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Getting Started With the BaBar Database Browser

The database browser allows you to view event collections in BaBar databases. It interfaces the Event Store API so users do not need to know about the underlying database technology (Objectivity/DB). Most physicists who read/write events during analysis should find this tool easy to use, relatively fast, and extremely useful. You can run the browser GUI directly on your desktop since it doesn't require a local database environment, just a web browser. A recent version of Internet Explorer, or Netscape for Windows, Solaris, or Linux should be fine.

How does the browser system work?

Browser Servers handle all access to BaBar databases. The server code is written in C++ using the Event Store to retrieve all information about events and collections. The servers are physically located close to where the data resides (at the same institution). The client GUI is implemented in 100% Java and contains no BaBar or Objectivity code. Clients can run remotely on any host machine with Java and an Internet connection. The link between a client and server(s) is a Naming Service resource whose location is globally accessible. We intend to maintain services for the main production databases at SLAC (analysis, simulation, and so on) so most users shouldn't be concerned about servers. 

The client is available in the form of an applet (a Java application that runs inside a web browser), which means that launching the GUI is a simple as following a hyperlink. The only key requirement is that you have the Java plug-in installed (version 1.3 or later).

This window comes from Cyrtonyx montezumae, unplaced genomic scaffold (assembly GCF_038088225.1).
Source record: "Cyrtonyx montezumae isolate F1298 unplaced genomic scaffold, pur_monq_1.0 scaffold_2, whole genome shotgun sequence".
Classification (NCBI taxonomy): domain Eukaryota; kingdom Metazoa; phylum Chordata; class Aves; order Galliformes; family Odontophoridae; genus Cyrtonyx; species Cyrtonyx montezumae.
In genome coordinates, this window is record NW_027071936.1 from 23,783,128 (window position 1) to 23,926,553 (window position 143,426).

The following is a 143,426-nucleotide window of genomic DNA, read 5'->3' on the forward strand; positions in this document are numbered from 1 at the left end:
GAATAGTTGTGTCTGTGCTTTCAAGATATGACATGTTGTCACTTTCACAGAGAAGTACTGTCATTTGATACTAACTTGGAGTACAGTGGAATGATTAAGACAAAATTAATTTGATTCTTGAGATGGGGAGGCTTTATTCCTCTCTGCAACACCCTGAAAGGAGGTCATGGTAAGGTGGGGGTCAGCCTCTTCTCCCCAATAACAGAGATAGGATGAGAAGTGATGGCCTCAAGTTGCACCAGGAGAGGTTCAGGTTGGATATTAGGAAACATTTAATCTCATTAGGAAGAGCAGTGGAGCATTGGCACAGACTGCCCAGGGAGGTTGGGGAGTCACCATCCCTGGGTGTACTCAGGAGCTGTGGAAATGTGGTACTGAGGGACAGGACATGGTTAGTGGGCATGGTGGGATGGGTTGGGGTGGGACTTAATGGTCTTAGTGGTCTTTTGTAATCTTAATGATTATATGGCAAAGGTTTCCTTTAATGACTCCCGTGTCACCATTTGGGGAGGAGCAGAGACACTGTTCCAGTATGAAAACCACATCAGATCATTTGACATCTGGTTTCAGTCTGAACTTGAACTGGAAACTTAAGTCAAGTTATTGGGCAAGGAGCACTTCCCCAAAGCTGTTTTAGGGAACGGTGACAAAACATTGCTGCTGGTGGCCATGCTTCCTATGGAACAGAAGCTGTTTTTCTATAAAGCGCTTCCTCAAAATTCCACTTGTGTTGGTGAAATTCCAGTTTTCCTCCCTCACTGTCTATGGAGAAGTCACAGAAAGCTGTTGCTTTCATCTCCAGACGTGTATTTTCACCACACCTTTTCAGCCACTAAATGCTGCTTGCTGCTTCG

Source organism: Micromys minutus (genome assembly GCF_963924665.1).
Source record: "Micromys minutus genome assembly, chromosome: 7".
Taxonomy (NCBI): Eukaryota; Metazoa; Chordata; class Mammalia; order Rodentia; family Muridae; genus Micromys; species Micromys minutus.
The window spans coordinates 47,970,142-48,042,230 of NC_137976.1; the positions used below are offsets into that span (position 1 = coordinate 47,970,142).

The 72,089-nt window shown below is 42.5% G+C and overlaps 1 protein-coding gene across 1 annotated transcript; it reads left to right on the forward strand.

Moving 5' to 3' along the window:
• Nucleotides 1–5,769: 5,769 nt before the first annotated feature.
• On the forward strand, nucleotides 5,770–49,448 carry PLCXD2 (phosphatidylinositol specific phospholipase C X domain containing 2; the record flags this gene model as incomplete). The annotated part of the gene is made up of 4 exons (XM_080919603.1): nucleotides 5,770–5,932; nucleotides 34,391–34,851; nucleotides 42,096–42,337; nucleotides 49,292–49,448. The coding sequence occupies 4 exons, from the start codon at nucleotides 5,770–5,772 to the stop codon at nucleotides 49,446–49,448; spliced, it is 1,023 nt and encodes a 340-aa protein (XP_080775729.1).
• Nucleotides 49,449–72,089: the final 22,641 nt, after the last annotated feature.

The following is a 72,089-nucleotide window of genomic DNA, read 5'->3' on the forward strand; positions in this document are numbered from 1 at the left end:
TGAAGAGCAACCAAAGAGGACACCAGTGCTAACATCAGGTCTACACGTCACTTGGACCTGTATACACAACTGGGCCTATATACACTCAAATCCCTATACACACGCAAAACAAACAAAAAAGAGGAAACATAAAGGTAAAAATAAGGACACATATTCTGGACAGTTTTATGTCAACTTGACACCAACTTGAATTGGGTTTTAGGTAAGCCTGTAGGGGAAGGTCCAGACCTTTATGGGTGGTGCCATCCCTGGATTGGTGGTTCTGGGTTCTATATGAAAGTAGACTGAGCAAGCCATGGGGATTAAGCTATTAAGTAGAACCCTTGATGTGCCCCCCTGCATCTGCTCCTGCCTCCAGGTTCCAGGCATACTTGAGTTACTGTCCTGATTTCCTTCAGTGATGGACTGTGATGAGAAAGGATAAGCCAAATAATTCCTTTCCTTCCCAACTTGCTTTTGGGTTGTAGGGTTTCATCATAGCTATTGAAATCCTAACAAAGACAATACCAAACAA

Installing the Java plug-in

You can determine whether you have the plug-in installed by launching the applet. If you do not have the Java 1.3 plug-in installed, you will be automatically redirected to the plug-in download site. This is a one-time installation and should not take longer than a few minutes. Before doing so, please read the notes below since some sites may already have the plug-in. Setting an environment variable may be sufficient.

Solaris users

If you already have Java 1.3 on your file system (this includes SLAC AFS machines), there's no need for any further installation! Locate the path to the Java 1.3 distribution and set the NPX_PLUGIN_PATH environment variable. It probably makes sense if you add this to your shell startup file.

For example, on a SLAC Solaris machine with AFS, do the following:

setenv NPX_PLUGIN_PATH /afs/slac/package/java/@sys/jdk1.3/jre/plugin/sparc

For other sites, you need to alter the base of the path (/afs/slac/package/java/@sys/jdk1.3) accordingly.

Restart Netscape and launch the applet.

Linux users

Currently only Sun's (not IBM's) Java 1.3 plug-in is supported. If you already have the Sun Java 1.3 distribution installed (this includes SLAC AFS machines), simply set the NPX_PLUGIN_PATH variable accordingly.